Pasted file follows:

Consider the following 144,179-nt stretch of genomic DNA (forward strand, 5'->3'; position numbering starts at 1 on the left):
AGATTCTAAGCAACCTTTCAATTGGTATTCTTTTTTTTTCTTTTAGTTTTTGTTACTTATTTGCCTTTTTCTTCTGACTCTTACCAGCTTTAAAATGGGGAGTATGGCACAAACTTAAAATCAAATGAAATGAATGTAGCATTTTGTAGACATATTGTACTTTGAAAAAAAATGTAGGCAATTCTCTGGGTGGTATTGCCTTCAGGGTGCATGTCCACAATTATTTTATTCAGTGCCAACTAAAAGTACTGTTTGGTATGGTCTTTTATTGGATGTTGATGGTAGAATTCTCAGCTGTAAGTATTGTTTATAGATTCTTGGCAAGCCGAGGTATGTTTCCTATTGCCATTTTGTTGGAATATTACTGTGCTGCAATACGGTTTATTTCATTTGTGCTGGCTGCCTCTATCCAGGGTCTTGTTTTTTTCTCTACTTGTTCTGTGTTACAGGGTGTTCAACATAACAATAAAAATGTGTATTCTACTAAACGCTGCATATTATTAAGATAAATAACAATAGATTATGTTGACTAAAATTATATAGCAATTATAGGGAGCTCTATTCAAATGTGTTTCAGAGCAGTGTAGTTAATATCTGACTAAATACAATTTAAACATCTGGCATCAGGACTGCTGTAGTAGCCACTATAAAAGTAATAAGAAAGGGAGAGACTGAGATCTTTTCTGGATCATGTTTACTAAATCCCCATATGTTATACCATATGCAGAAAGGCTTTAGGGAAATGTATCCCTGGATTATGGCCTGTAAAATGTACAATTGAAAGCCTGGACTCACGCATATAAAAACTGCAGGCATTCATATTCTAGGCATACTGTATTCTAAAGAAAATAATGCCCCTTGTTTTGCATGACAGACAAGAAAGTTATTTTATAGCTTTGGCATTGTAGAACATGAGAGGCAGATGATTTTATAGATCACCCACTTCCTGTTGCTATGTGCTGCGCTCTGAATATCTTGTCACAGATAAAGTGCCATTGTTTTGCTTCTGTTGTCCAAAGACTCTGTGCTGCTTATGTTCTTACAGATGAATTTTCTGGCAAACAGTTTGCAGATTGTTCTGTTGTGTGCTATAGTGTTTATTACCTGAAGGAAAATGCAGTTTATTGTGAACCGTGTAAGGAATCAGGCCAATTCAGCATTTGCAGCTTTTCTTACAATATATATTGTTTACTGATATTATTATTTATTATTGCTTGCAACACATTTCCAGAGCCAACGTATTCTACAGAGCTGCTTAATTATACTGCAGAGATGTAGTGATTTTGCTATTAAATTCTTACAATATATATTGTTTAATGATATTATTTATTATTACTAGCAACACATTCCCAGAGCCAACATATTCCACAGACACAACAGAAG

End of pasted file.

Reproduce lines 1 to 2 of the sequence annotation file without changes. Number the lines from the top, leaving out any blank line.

Consider the following 144,179-nt stretch of genomic DNA (forward strand, 5'->3'; position numbering starts at 1 on the left):
AGATTCTAAGCAACCTTTCAATTGGTATTCTTTTTTTTTCTTTTAGTTTTTGTTACTTATTTGCCTTTTTCTTCTGACTCTTACCAGCTTTAAAATGGGGAGTATGGCACAAACTTAAAATCAAATGAAATGAATGTAGCATTTTGTAGACATATTGTACTTTGAAAAAAAATGTAGGCAATTCTCTGGGTGGTATTGCCTTCAGGGTGCATGTCCACAATTATTTTATTCAGTGCCAACTAAAAGTACTGTTTGGTATGGTCTTTTATTGGATGTTGATGGTAGAATTCTCAGCTGTAAGTATTGTTTATAGATTCTTGGCAAGCCGAGGTATGTTTCCTATTGCCATTTTGTTGGAATATTACTGTGCTGCAATACGGTTTATTTCATTTGTGCTGGCTGCCTCTATCCAGGGTCTTGTTTTTTTCTCTACTTGTTCTGTGTTACAGGGTGTTCAACATAACAATAAAAATGTGTATTCTACTAAACGCTGCATATTATTAAGATAAATAACAATAGATTATGTTGACTAAAATTATATAGCAATTATAGGGAGCTCTATTCAAATGTGTTTCAGAGCAGTGTAGTTAATATCTGACTAAATACAATTTAAACATCTGGCATCAGGACTGCTGTAGTAGCCACTATAAAAGTAATAAGAAAGGGAGAGACTGAGATCTTTTCTGGATCATGTTTACTAAATCCCCATATGTTATACCATATGCAGAAAGGCTTTAGGGAAATGTATCCCTGGATTATGGCCTGTAAAATGTACAATTGAAAGCCTGGACTCACGCATATAAAAACTGCAGGCATTCATATTCTAGGCATACTGTATTCTAAAGAAAATAATGCCCCTTGTTTTGCATGACAGACAAGAAAGTTATTTTATAGCTTTGGCATTGTAGAACATGAGAGGCAGATGATTTTATAGATCACCCACTTCCTGTTGCTATGTGCTGCGCTCTGAATATCTTGTCACAGATAAAGTGCCATTGTTTTGCTTCTGTTGTCCAAAGACTCTGTGCTGCTTATGTTCTTACAGATGAATTTTCTGGCAAACAGTTTGCAGATTGTTCTGTTGTGTGCTATAGTGTTTATTACCTGAAGGAAAATGCAGTTTATTGTGAACCGTGTAAGGAATCAGGCCAATTCAGCATTTGCAGCTTTTCTTACAATATATATTGTTTACTGATATTATTATTTATTATTGCTTGCAACACATTTCCAGAGCCAACGTATTCTACAGAGCTGCTTAATTATACTGCAGAGATGTAGTGATTTTGCTATTAAATTCTTACAATATATATTGTTTAATGATATTATTTATTATTACTAGCAACACATTCCCAGAGCCAACATATTCCACAGACACAACAGAAG